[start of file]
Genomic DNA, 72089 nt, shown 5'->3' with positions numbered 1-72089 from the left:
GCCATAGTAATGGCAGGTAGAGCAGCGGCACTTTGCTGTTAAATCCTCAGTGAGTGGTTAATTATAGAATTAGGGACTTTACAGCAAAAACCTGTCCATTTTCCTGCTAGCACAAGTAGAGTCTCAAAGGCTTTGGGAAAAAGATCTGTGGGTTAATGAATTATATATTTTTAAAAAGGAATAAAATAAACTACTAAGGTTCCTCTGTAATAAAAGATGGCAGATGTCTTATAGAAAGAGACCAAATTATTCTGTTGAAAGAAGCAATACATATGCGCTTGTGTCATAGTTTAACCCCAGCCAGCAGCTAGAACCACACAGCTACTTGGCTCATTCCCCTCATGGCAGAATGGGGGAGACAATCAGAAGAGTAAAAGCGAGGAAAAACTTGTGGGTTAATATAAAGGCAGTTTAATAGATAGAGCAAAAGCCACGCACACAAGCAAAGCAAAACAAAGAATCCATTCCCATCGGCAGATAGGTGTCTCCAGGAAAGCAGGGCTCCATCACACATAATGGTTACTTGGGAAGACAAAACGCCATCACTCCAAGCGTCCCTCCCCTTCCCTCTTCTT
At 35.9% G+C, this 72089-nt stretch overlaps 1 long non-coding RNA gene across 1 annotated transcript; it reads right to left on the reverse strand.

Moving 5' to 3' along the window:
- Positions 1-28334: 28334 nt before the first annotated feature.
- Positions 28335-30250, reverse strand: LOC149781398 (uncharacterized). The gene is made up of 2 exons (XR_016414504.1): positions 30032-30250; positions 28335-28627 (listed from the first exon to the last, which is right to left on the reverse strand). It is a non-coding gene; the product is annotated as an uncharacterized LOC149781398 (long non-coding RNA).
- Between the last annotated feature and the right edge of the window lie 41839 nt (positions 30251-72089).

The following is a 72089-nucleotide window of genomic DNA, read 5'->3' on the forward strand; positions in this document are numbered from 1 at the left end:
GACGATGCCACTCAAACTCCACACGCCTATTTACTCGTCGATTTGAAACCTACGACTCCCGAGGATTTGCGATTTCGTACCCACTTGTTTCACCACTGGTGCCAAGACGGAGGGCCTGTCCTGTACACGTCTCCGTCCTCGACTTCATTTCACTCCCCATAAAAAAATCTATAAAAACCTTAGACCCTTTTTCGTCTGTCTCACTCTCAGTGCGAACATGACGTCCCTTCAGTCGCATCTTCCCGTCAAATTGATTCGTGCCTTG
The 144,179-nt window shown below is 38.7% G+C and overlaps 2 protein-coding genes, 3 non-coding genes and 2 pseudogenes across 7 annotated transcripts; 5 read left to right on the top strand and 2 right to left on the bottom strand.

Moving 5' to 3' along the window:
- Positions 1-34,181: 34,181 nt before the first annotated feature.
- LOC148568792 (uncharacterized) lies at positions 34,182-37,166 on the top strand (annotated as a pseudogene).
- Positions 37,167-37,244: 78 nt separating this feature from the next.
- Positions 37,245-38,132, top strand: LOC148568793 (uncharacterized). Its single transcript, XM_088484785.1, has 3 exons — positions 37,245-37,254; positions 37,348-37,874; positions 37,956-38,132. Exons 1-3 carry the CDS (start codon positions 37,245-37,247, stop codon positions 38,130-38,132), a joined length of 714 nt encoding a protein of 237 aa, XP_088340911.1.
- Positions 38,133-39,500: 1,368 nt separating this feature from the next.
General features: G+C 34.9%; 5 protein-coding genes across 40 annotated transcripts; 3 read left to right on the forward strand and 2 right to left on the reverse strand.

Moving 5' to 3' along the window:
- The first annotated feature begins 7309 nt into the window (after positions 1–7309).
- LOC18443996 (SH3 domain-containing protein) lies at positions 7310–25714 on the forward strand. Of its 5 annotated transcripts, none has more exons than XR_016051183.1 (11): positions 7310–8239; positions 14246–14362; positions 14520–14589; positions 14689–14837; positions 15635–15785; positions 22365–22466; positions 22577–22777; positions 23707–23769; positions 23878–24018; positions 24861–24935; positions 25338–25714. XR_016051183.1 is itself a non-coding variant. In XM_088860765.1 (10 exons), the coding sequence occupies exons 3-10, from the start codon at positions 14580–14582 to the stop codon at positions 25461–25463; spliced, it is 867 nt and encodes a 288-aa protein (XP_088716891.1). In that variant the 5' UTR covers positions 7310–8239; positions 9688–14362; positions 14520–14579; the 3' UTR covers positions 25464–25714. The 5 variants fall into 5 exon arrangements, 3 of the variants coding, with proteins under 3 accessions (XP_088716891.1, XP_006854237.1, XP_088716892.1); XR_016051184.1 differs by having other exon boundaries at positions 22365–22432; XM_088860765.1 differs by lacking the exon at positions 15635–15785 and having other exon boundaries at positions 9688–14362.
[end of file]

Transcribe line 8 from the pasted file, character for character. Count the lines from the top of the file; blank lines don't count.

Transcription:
The following is a 72089-nucleotide window of genomic DNA, read 5'->3' on the forward strand; positions in this document are numbered from 1 at the left end: